Tag Archives: He Touched the Ball

Q & A with Go Joe Bruin. He Touched the Ball

Since 1985, either UCLA or Arizona has won 21 of the 28 conference titles. That’s 75% of the championships. That’s domination. That’s a rivalry. The bastions of Pac Hoops and there have been some ball games, some players, and some heat. We could play word association but I don’t’ want to watch Wildcat reactions to Gadzuric, Kapono, or Mata-Real.

I do, however, want to know more about these new look Bruins. Do we even call them that? Whatever they are, they’re Steve Alford’s baby blues now and he has two sons on the team and that’s kinda cool. And their point guard leads their team in rebounding by a per game margin of 3…so yeah, I want to learn. Enter: Go Joe Bruin, the internet’s most reasonable, insightful, and complete UCLA site. It’s different than the other kids. And their witty twitter handle. I asked, he answered. The game is at 6pm Thursday on ESPN. The rivalry rages on.

Let’s start with what Steve Alford’s preferred film room temperature is…?
It depends on a lot of things. Actually, it doesn’t. I bet he watches film cold. Freezingn. Cold.

I grew to appreciate LD2 a ton last year and his leadership and skill was a huge part of their success. In turn, that led many to wonder how the Kyle Anderson point guard experiment would go. Fourteen games deep, it looks to be going quite well. Tell us about how he makes UCLA better?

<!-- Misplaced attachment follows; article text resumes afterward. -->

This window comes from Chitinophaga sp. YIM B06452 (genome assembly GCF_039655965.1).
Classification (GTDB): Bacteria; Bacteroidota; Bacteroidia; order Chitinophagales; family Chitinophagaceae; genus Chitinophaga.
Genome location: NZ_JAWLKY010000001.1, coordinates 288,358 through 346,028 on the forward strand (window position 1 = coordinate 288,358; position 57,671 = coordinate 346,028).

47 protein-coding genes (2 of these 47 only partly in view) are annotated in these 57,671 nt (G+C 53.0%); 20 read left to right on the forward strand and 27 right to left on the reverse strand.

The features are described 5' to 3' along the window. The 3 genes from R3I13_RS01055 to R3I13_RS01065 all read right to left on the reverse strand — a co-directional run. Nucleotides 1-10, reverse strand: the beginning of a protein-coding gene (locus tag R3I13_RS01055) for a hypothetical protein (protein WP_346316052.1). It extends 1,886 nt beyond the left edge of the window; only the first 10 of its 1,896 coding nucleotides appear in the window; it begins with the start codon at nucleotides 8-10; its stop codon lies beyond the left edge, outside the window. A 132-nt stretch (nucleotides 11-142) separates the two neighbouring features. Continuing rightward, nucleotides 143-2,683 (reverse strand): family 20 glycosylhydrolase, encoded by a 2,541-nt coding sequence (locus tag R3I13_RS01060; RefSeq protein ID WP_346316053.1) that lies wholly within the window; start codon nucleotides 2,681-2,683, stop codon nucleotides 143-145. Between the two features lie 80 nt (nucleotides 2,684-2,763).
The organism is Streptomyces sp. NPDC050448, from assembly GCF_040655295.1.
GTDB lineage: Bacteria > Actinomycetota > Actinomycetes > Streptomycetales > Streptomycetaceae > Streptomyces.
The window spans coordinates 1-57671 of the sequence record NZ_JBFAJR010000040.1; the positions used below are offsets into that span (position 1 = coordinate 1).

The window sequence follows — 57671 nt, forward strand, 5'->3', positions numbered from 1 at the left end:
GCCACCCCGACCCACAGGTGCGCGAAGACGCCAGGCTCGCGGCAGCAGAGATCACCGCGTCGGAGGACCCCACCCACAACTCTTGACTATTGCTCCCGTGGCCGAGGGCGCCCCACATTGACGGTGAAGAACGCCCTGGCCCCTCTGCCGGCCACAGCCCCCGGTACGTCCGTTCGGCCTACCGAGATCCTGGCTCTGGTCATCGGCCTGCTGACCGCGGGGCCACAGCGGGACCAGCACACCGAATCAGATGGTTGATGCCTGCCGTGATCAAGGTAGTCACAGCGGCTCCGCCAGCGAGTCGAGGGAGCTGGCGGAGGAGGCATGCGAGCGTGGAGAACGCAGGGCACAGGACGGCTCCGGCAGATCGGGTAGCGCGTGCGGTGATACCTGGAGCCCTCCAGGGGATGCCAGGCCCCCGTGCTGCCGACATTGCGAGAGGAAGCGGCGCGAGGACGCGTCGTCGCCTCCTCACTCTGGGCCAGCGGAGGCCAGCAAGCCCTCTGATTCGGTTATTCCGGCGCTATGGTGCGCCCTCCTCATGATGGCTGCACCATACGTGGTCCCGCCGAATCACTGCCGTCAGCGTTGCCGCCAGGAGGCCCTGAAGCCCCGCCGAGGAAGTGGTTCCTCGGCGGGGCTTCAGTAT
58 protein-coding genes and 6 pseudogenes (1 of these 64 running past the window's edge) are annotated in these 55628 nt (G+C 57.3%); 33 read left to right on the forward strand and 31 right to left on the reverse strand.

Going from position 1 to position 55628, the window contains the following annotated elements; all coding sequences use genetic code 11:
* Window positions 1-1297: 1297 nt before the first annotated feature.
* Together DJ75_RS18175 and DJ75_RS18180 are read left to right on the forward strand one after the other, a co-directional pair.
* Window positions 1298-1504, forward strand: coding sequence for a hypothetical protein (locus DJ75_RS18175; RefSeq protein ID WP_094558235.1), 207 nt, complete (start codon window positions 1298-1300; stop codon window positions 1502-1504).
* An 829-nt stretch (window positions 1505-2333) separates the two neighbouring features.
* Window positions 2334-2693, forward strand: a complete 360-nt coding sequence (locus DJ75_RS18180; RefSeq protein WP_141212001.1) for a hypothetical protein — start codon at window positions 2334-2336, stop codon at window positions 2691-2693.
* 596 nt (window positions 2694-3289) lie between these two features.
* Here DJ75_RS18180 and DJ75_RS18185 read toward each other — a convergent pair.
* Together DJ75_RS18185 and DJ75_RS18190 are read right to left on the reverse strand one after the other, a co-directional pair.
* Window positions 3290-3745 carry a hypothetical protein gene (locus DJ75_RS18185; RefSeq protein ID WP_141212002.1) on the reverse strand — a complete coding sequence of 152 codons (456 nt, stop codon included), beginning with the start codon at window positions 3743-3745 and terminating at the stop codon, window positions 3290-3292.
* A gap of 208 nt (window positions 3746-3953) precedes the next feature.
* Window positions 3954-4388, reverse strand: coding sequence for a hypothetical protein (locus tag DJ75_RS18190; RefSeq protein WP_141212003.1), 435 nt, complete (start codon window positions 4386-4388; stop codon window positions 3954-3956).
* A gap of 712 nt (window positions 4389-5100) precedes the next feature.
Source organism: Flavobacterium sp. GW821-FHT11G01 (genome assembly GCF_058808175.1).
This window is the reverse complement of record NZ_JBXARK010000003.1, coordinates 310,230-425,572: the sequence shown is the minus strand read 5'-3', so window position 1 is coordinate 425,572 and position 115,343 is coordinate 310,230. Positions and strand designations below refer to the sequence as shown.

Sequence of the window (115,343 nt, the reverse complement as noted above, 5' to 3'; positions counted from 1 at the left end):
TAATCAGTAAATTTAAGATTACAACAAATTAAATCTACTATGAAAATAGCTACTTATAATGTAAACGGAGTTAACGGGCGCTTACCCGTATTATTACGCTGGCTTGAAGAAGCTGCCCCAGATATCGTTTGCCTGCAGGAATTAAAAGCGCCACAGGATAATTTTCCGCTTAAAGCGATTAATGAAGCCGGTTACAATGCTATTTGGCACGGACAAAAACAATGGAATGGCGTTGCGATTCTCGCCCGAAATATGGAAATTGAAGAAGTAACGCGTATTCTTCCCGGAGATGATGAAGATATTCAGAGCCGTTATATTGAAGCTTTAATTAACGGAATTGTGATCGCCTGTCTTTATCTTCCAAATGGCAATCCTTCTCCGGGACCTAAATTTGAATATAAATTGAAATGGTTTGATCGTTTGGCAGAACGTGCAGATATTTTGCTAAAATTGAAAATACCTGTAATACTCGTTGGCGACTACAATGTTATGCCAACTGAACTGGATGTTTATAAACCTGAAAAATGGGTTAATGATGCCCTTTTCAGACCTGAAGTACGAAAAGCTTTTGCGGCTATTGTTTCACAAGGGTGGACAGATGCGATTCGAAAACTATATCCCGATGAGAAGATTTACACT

People were pining for Anderson to take over ball-handling duties last year and so it took a lot of time for fans to warm up to Larry Drew. They did warm up to him, but the expectation was that Anderson would be running the offense, coach be damned.

Well it happened, and I gotta say, overall, it works for me. He’s got pretty remarkable vision, is really damn smooth, and is really unselfish. He’s got his issues and sometimes I think he tries to do too much. The 2.27 AST/TO ratio isn’t bad, though, so maybe I’m just being picky.

Most importantly (and perhaps most surprising) has been his improved scoring skills. He’s got quite a few moves down low and we both know he’s pretty deadly I’m the mid-range game. I think what’s really scary is he can knock down threes when he’s got the open look, and that’s a part of his game that I haven’t really seen. He doesn’t do it often (confirmed by his only taking 24 three-pointers over the past 14 games) but I think it adds a dimension to his game that already makes him one of the best do-it-all point forwards I’ve ever seen.

Of course, there’s his rebounding abilities, but I have a million more questions to get to.

KyleandSteve

You’d never guess by this photo, but Steve also has his own two sons on this team

All of that said about Slow-Mo…how awesome is Jordan Adams?